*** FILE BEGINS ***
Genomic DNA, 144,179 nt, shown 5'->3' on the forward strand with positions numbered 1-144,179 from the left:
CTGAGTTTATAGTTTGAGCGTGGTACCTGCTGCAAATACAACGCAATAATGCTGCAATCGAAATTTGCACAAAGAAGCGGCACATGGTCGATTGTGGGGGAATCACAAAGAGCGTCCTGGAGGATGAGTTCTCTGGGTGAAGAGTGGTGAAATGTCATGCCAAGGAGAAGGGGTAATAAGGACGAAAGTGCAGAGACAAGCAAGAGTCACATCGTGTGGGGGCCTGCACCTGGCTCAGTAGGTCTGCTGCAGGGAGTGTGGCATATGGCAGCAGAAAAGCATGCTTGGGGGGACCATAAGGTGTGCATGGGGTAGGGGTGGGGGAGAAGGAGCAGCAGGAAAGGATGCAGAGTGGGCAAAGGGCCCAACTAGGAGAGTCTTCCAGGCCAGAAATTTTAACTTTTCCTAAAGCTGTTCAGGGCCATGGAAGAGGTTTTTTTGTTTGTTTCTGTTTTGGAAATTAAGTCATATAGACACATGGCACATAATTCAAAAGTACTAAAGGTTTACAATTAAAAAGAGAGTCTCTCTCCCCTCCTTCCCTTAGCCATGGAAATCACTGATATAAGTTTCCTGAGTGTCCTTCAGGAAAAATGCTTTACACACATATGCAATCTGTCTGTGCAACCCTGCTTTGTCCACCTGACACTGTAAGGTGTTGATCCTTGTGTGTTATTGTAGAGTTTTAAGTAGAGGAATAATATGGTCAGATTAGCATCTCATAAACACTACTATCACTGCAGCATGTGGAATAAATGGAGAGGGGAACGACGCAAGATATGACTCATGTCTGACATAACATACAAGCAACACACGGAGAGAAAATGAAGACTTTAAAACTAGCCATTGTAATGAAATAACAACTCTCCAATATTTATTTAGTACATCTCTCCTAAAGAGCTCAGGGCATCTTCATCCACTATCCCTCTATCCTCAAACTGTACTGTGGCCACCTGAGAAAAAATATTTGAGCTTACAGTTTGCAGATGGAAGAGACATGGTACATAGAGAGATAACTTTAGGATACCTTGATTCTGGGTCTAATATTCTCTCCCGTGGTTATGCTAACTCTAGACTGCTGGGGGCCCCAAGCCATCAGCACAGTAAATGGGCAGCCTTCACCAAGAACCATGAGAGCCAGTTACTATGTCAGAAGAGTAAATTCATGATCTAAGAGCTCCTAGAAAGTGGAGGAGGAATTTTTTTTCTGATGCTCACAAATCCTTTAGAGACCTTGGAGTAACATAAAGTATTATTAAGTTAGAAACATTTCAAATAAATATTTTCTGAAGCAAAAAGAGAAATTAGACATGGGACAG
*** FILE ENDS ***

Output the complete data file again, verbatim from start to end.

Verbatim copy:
Genomic DNA, 144,179 nt, shown 5'->3' on the forward strand with positions numbered 1-144,179 from the left:
CTGAGTTTATAGTTTGAGCGTGGTACCTGCTGCAAATACAACGCAATAATGCTGCAATCGAAATTTGCACAAAGAAGCGGCACATGGTCGATTGTGGGGGAATCACAAAGAGCGTCCTGGAGGATGAGTTCTCTGGGTGAAGAGTGGTGAAATGTCATGCCAAGGAGAAGGGGTAATAAGGACGAAAGTGCAGAGACAAGCAAGAGTCACATCGTGTGGGGGCCTGCACCTGGCTCAGTAGGTCTGCTGCAGGGAGTGTGGCATATGGCAGCAGAAAAGCATGCTTGGGGGGACCATAAGGTGTGCATGGGGTAGGGGTGGGGGAGAAGGAGCAGCAGGAAAGGATGCAGAGTGGGCAAAGGGCCCAACTAGGAGAGTCTTCCAGGCCAGAAATTTTAACTTTTCCTAAAGCTGTTCAGGGCCATGGAAGAGGTTTTTTTGTTTGTTTCTGTTTTGGAAATTAAGTCATATAGACACATGGCACATAATTCAAAAGTACTAAAGGTTTACAATTAAAAAGAGAGTCTCTCTCCCCTCCTTCCCTTAGCCATGGAAATCACTGATATAAGTTTCCTGAGTGTCCTTCAGGAAAAATGCTTTACACACATATGCAATCTGTCTGTGCAACCCTGCTTTGTCCACCTGACACTGTAAGGTGTTGATCCTTGTGTGTTATTGTAGAGTTTTAAGTAGAGGAATAATATGGTCAGATTAGCATCTCATAAACACTACTATCACTGCAGCATGTGGAATAAATGGAGAGGGGAACGACGCAAGATATGACTCATGTCTGACATAACATACAAGCAACACACGGAGAGAAAATGAAGACTTTAAAACTAGCCATTGTAATGAAATAACAACTCTCCAATATTTATTTAGTACATCTCTCCTAAAGAGCTCAGGGCATCTTCATCCACTATCCCTCTATCCTCAAACTGTACTGTGGCCACCTGAGAAAAAATATTTGAGCTTACAGTTTGCAGATGGAAGAGACATGGTACATAGAGAGATAACTTTAGGATACCTTGATTCTGGGTCTAATATTCTCTCCCGTGGTTATGCTAACTCTAGACTGCTGGGGGCCCCAAGCCATCAGCACAGTAAATGGGCAGCCTTCACCAAGAACCATGAGAGCCAGTTACTATGTCAGAAGAGTAAATTCATGATCTAAGAGCTCCTAGAAAGTGGAGGAGGAATTTTTTTTCTGATGCTCACAAATCCTTTAGAGACCTTGGAGTAACATAAAGTATTATTAAGTTAGAAACATTTCAAATAAATATTTTCTGAAGCAAAAAGAGAAATTAGACATGGGACAG